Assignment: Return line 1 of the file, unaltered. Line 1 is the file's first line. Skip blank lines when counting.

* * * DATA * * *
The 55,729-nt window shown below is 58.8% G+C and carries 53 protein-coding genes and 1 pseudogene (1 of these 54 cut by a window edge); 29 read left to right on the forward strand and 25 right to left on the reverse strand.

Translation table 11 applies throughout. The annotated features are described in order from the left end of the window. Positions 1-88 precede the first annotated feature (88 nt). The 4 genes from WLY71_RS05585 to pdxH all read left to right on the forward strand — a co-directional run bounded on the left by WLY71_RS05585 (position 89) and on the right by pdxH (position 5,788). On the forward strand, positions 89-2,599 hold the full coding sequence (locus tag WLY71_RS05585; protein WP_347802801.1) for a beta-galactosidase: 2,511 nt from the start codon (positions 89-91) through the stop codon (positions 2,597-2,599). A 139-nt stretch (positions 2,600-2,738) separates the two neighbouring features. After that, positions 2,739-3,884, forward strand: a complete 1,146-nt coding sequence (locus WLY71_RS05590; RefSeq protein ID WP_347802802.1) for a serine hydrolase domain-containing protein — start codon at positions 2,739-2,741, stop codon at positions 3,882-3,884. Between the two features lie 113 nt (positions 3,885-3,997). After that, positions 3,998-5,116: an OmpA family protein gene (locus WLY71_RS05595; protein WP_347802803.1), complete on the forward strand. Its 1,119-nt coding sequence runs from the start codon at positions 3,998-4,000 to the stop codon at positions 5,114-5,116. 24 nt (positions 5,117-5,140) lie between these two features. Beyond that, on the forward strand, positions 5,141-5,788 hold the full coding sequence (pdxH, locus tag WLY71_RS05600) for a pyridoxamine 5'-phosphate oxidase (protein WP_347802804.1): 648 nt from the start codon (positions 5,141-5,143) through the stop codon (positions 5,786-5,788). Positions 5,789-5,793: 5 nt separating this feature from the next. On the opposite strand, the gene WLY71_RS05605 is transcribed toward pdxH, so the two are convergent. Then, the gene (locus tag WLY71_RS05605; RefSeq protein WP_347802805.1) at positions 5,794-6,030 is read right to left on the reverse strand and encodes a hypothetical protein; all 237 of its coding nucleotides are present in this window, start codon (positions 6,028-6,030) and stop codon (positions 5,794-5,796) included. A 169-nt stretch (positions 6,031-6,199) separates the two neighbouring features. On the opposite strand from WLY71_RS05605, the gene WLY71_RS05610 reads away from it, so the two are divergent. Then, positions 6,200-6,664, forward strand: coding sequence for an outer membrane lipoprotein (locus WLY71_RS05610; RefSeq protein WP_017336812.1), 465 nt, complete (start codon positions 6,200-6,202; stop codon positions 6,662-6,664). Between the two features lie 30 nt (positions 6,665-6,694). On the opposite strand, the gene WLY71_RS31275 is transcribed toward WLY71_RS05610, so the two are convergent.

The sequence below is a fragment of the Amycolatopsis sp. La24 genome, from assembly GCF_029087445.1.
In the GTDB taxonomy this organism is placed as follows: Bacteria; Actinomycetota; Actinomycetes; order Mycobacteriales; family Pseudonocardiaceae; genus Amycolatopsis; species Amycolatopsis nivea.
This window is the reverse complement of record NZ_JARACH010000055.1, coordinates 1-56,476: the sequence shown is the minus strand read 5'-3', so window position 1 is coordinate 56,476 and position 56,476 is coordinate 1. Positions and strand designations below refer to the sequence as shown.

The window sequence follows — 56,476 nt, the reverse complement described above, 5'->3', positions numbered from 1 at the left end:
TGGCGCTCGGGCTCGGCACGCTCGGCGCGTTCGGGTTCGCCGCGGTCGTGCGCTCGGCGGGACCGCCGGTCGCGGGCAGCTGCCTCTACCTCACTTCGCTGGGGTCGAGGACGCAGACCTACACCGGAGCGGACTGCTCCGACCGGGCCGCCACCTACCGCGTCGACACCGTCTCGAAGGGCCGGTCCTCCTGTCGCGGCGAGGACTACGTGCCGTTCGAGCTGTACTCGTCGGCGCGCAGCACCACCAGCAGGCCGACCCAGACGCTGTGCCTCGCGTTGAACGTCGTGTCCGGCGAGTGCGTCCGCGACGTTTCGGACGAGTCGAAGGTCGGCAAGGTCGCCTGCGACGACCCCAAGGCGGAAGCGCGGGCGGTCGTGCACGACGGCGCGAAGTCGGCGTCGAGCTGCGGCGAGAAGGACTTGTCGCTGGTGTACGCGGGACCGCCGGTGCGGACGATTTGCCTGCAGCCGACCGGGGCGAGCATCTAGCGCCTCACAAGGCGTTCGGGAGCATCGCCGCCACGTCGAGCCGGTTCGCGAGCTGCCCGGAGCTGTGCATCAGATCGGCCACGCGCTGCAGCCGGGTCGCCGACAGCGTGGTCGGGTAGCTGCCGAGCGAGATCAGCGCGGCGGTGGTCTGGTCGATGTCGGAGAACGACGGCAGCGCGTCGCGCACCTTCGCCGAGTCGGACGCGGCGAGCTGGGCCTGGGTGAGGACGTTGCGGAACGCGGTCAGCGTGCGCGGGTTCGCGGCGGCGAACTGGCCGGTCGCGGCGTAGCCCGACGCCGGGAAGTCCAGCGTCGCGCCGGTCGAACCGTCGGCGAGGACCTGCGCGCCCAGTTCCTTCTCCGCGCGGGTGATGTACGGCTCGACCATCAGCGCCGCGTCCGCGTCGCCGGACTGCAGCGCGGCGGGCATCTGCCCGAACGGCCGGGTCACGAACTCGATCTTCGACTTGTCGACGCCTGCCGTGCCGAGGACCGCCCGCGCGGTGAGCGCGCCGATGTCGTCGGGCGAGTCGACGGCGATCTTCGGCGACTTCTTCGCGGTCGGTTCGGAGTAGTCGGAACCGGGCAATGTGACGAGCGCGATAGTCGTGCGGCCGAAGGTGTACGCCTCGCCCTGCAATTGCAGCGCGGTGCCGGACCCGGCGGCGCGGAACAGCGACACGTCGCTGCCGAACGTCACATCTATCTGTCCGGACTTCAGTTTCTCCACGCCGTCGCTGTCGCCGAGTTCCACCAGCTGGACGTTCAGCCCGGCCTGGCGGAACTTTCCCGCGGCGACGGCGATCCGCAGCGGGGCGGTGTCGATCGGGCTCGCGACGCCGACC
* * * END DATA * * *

The 55,729-nt window shown below is 58.8% G+C and carries 53 protein-coding genes and 1 pseudogene (1 of these 54 cut by a window edge); 29 read left to right on the forward strand and 25 right to left on the reverse strand.